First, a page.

The following got me thinking:
Shipley and Schwalbe argue that in the internet age, a dash of sensation is just what is needed. "Email is without affect," they write. "It has a dulling quality that almost necessitates kicking everything up a notch just to bring it to where it would normally be."
Hence the profusion of exclamation marks. Stuart Jeffries (who wrote the article) takes issue with the post-rationalising theories of Shipley and Schwalbe – but the idea of an exclamation mark arms race does seem to ring true.
It reminded me, in fact, of compression in recorded music – the process whereby dynamic contrasts of loud and soft are ironed out in favour of a uniform loudness. I've written about this – in the context of a record review – on Heavy Soil.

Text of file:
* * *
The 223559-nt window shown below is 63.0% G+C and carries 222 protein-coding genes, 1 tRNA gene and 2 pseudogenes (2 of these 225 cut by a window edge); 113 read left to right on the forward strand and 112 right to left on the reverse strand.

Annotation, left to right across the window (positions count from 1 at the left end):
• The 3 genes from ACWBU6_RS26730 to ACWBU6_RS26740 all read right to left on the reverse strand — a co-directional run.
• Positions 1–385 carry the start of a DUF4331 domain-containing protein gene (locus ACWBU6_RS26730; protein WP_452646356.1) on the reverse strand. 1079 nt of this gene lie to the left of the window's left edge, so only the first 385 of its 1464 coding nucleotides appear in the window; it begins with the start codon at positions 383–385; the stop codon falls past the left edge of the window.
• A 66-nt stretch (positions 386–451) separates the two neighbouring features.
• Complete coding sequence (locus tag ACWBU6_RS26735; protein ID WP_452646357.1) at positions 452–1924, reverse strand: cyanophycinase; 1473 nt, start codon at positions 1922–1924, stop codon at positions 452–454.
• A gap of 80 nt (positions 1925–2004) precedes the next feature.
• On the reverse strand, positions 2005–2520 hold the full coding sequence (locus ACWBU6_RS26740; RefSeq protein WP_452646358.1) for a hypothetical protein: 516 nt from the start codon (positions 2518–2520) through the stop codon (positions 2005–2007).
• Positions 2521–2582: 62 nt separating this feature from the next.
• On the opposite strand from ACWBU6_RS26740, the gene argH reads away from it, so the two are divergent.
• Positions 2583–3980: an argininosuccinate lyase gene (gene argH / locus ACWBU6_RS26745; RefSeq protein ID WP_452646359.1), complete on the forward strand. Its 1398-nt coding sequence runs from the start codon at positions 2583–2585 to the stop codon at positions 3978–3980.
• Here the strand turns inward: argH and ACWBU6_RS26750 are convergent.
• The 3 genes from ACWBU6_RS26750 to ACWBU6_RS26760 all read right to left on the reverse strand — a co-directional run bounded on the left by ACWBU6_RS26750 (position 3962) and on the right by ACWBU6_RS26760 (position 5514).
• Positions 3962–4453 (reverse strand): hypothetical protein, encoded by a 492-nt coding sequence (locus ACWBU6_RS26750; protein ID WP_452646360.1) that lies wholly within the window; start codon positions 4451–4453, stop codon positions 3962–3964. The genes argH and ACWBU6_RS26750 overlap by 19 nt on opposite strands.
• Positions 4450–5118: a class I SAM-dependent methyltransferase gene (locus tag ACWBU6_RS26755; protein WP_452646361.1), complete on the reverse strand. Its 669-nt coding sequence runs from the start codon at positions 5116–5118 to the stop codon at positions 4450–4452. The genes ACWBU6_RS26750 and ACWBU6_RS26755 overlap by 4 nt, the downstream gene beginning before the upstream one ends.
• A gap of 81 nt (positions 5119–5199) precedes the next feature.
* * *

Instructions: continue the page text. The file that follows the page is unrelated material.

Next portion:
In the case of both the email exclamation mark and the record producer's compression processor, there's that idea of making something a bit larger than life, a bit more 'real', a bit more punchy, a bit 'louder'.
And all it does is make everyone else do the same, for fear of seeming insipid/lifeless/quiet.
Anyhow. I urge you to read the whole article. It's funny – and clever.